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Roosevelt Recognizes Attributes of “brave and honorable” Legislator in Battle over the Reorganization of the NYPD (SOLD)
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Just ten days into his impactful two-year stint as President of the Board of Police Commissioners, Roosevelt attempts to shape the complex debate over competing reform proposals in the state legislature. In part due to Roosevelt’s advocacy, and veteran upstate legislator D.A. Ainsworth’s reversal of positions, the “Supplemental Re-Organization Bill,” granting autocratic powers to longtime Police Chief Thomas Byrnes, was defeated. “Only a brave and honorable man will frankly and openly revise his action, when he receives trustworthy information that the measure is not what it seemed to him to be…

THEODORE ROOSEVELT. Typed Letter Signed, May 16, 1895, as New York City Police Commissioner, to Hon. D. A. Ainsworth. 1 p.

Inventory #21878       SOLD — please inquire about other items

Complete Transcript

                                                            New York, May 16th. 1895.

Hon. D.A. Ainsworth,

Assembly Chamber,

Albany, New York.

My dear Sir:-

Permit me to thank you for the very honorable and manly way in which you have acted about the so-called ‘Supplemental Re-organization Bill’.  Any man may, on insufficient knowledge, support a measure, which on fuller information he deems unwise.  But, only a brave and honorable man will frankly and openly revise his action, when he receives trustworthy information that the measure is not what it seemed to him to be.  If we had for our good fortune possessed more men like yourself in the legislature, the task of the officials, to whom is entrusted the burden of reorganizing the Police Department, would be infinitely easier.

Believe me with great respect,

            Very sincerely yours,

            Theodore Roosevelt

Historical Background

Republican Mayor William Strong was motivated to reorganize the New York Police Department because the Lexow Committee (of the state legislature) had revealed endemic inefficiency, corruption, and incompetence. The outrage of cops taking hush money from brothels and saloons filtered into the press, feeding the momentum for reform. Journalists and reformers saw the tentacles of Tammany Hall, New York City’s Democratic machine, propping up the corrupt force. In April, 1895, Strong appointed three new members to the bipartisan, four-man Board of Police Commissioners, including Roosevelt. “The Police Department is the only department that has been shown conclusively to be rotten,” Mayor Strong proclaimed. “The City … has no use for anyone on the Board who is not ready to take a hand in its reorganization.”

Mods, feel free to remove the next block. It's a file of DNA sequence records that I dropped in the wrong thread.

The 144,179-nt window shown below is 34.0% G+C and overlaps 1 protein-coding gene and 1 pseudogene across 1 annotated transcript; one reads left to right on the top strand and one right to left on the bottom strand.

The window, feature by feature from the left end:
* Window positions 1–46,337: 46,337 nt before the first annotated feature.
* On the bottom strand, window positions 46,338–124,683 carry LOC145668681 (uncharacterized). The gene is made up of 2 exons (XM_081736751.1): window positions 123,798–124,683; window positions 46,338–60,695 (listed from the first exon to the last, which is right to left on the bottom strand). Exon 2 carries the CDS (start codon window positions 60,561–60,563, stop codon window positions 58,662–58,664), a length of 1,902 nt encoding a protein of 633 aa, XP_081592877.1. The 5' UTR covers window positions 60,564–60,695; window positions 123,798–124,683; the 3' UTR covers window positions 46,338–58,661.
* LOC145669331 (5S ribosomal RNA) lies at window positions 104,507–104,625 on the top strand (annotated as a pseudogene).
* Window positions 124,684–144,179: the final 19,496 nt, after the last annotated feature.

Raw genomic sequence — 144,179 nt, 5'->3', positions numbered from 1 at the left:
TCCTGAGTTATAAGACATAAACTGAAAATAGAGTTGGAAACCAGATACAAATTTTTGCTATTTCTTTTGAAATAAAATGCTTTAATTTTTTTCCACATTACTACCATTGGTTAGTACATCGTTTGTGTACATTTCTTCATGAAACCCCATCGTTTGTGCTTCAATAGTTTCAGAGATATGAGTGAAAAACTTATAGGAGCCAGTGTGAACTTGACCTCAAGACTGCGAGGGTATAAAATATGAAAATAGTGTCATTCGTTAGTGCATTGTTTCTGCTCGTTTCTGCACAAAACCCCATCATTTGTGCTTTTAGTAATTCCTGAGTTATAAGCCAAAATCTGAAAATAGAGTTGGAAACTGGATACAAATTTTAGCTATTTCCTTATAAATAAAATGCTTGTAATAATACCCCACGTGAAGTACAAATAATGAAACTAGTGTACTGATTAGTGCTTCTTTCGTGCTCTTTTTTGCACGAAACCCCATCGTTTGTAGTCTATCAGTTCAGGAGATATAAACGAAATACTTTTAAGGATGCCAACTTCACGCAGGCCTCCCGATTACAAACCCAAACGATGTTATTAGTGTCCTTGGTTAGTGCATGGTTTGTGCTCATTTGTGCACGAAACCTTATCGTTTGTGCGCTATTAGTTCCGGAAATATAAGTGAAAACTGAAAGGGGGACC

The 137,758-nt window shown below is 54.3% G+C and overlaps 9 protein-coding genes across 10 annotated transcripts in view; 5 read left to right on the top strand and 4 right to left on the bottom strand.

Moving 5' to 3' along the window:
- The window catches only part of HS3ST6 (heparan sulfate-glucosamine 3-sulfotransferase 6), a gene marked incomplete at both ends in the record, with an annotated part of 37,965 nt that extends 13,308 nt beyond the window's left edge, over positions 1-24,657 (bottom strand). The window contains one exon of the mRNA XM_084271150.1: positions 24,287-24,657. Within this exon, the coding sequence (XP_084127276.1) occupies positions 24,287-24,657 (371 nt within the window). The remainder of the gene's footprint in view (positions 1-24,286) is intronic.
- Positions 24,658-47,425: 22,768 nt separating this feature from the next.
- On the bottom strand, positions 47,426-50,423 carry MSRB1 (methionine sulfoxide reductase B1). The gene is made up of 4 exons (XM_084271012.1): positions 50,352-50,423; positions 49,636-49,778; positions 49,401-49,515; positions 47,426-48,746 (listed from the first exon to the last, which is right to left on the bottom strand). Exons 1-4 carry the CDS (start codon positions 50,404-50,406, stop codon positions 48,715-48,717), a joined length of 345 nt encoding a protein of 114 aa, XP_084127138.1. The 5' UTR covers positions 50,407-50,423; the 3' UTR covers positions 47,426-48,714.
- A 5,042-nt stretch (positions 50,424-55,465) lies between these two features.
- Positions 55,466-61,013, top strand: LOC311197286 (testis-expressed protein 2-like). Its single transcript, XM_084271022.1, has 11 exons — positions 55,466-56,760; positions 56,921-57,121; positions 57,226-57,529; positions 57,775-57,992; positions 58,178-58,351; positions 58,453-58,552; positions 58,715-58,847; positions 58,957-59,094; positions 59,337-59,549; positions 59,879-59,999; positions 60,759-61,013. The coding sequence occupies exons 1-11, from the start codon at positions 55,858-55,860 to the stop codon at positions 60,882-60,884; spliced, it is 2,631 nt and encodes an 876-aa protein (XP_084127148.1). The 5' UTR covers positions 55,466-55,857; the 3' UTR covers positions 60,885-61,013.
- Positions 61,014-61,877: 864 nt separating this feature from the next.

The decision to accept Strong’s offer was not easy. Roosevelt, who was then a Civil Service Commissioner in Washington, serving under Democratic President Grover Cleveland, declined Strong’s earlier offer to become Street Cleaning Commissioner. But Roosevelt saw the possibility both to accomplish Progressive reforms in the nation’s largest city, and to personally advance in the Republican Party. On April 21, he wrote his sister, Anna, “I have seen the President, and resigned; and unless something unforeseen happens I shall go on to New York to take office in a week or two. We feel very melancholy at leaving here, where we have passed six such very happy years: but I feel very sure I am right in going back to my own city…”

Roosevelt assumed office on May 6, 1895, and immediately confronted a political maelstrom in the city, and in the state legislature, over the N.Y.P.D. Roosevelt was strongly in favor of reform, but he did not favor reform simply for its own sake. In particular, he feared that, having just been appointed to the Board of Police Commissioners, one piece of legislation would make him irrelevant. According to historian Elting Morrison, “the Ainsworth Bill, or Supplemental Police Bill, changed the title of Chief of Police to Superintendent of Police and greatly increased the power of the office. Designed to improve efficiency and discipline, the bill gave the superintendent complete authority to try all cases of charges against members of the force. Removable only if proved inefficient, the superintendent was given virtually independent authority. Chief of Police Byrnes was an ardent supporter of the measure. The commissioners, however, led by Roosevelt, voiced their unanimous disapproval. Largely on their recommendation, Mayor Strong vetoed the bill, which was not passed over his veto.”